Tarek Milleron holds the photographs of victims in the Ethiopian Airlines palne crash during a protest outside Boeing's annual shareholders meeting in Chicago. AFP
The Chicago-based company said some of the money will go toward living expenses and to cover hardship suffered by the families of passengers killed in the crashes.
Describing the sum as an "initial investment" over multiple years, the company said it would work with local governments and non-profit organisations to provide "hardship and living expenses" and boost economic development in regions affected by crashes of planes operated by Ethiopian Airlines and Lion Air.
A Boeing 737 MAX 7, the newest version of Boeing's fastest-selling airplane, is displayed in Renton. File / AP
Boeing chief executive Dennis Muilenburg struck a note of contrition, saying the company is "focused on re-earning that trust and confidence from our customers and the flying public in the months ahead," according to a company statement.
"We at Boeing are sorry for the tragic loss of lives in both of these accidents and these lives lost will continue to weigh heavily on our hearts and on our minds for years to come," Muilenburg said.
"The families and loved ones of those on board have our deepest sympathies and we hope this initial outreach can help bring them comfort."
Boeing faces numerous lawsuits filed by the victims' families, some of whom have appeared at news conferences or during congressional hearings probing the disasters.
Lawyers who are suing Boeing on behalf of passengers' families said the new $100 million promise won't stop them from demanding that Boeing provide details about how the plane and the new flight-control software were developed. Some of them discounted the amount of aid.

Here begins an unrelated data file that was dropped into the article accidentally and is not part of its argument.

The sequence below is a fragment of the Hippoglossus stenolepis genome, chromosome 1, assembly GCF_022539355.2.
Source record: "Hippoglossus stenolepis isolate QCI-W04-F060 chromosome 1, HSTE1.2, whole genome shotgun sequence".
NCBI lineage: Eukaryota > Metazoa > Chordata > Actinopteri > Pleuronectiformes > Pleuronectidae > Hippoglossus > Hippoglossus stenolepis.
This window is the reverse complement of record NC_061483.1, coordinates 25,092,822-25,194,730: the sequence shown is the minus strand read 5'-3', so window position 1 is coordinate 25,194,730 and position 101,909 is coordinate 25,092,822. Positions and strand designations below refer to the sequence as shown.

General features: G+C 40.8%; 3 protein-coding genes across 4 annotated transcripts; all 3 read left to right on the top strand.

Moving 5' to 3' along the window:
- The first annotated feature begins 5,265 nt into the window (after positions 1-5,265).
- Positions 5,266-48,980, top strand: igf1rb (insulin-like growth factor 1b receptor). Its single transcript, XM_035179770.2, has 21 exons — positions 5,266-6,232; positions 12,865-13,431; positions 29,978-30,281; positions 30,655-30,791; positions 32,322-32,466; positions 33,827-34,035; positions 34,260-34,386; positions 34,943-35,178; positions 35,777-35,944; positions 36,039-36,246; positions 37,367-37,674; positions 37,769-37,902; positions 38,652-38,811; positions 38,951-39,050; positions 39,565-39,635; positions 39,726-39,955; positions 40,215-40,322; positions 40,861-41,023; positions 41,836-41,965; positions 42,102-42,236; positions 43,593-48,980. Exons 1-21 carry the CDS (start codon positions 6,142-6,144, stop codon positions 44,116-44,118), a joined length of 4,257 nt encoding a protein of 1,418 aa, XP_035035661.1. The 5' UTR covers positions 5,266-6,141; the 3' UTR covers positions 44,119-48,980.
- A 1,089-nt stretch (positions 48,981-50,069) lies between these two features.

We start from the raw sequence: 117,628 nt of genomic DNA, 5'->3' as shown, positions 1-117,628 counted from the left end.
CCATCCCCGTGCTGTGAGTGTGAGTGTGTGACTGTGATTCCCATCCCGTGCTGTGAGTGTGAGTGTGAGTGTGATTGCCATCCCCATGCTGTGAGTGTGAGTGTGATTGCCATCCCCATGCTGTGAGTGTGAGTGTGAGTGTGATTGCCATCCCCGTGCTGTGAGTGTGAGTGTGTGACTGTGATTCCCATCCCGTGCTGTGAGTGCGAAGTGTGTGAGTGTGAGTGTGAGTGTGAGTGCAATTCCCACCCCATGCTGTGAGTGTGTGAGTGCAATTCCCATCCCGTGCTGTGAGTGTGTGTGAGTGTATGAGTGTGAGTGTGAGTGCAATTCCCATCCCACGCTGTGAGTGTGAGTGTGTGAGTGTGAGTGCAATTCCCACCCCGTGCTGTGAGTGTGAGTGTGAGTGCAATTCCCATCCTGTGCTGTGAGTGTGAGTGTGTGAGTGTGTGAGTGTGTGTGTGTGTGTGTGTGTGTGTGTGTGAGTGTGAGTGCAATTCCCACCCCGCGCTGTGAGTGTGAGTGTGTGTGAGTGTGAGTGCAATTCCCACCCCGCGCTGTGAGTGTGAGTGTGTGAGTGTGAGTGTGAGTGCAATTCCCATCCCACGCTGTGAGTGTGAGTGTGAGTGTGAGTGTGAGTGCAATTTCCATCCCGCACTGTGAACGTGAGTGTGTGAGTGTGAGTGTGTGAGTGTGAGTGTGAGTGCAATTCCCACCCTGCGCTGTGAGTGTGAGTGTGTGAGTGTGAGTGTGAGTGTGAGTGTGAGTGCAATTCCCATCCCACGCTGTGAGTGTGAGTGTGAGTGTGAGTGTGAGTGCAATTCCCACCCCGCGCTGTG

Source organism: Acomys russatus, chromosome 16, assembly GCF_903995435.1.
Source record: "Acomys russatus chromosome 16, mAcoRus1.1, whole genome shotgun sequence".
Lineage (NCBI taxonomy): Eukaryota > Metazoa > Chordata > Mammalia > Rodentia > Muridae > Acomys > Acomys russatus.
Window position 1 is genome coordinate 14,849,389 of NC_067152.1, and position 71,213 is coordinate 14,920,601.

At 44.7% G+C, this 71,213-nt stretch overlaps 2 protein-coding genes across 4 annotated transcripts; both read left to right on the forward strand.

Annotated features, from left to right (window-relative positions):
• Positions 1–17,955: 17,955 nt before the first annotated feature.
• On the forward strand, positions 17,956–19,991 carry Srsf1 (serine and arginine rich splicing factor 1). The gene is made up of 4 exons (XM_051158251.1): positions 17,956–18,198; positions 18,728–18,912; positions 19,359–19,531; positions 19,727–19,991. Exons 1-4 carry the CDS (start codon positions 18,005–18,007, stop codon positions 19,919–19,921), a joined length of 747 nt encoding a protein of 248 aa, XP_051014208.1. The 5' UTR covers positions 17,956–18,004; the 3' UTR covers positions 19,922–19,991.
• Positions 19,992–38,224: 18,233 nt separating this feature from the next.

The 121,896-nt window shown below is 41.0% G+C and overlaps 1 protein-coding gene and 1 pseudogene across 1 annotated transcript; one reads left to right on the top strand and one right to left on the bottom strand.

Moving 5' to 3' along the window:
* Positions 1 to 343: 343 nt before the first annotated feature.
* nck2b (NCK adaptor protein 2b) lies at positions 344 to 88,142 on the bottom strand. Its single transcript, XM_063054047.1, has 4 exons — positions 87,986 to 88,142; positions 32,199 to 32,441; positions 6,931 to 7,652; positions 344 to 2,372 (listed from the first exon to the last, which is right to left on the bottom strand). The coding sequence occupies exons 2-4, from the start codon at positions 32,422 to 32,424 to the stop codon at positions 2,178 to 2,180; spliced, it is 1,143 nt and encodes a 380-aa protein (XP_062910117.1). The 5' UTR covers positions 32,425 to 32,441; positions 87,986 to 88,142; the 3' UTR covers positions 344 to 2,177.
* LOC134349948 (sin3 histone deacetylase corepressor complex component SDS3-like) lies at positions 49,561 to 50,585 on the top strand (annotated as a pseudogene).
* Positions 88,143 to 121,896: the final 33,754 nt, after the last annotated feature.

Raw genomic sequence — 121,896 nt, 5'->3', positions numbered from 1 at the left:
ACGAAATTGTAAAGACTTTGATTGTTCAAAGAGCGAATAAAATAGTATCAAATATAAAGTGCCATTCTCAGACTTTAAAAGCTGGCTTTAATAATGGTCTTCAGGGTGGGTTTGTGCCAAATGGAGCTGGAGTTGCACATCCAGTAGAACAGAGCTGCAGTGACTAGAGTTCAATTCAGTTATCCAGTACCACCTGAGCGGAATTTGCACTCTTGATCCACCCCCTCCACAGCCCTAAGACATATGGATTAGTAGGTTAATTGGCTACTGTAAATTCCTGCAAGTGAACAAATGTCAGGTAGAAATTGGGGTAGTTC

"For the totality of these losses, that is a very small number," said Robert Clifford, who represents relatives of those killed in the March crash of an Ethiopian Airlines Max. "I wouldn't even say it's a good start.
The MAX was grounded globally after the Ethiopian Airlines crash in March and there is still no firm timetable for returning the planes to service.
Family and friends of the Ethiopian Airlines Flight 302 Boeing plane crash victims hold a silent protest. AFP
The Federal Aviation Administration last week identified a fresh problem during simulator testing, further clouding the outlook for the plane's return.
The company has been widely criticized over its development of the 737 MAX, which included a flight handling system called the Maneuvering Characteristics Augmentation System that has been seen as a factor in both crashes.
In both crashes, the MCAS pointed the plane sharply downward based on faulty sensor readings, hindering pilot control after takeoff, according to preliminary results from crash investigations.
Pilots have said they were not adequately trained on the MCAS system and that it was not disclosed to them, while the FAA has said it was kept in the dark for more than a year about a problem with a sensor linked to the system.
The $100 million figure is less than the list price for several leading 737 MAX planes. Boeing said it would also match donations from employees to families and communities affected by the accidents.
The company did not indicate when it first became aware of the problem, and whether it informed regulators.
The MAX has been grounded globally since March 13, 2019, following an Ethiopian Airlines crash that killed 157 people. That catastrophe came just a few months after a Lion Air MAX crash that killed 189 people.
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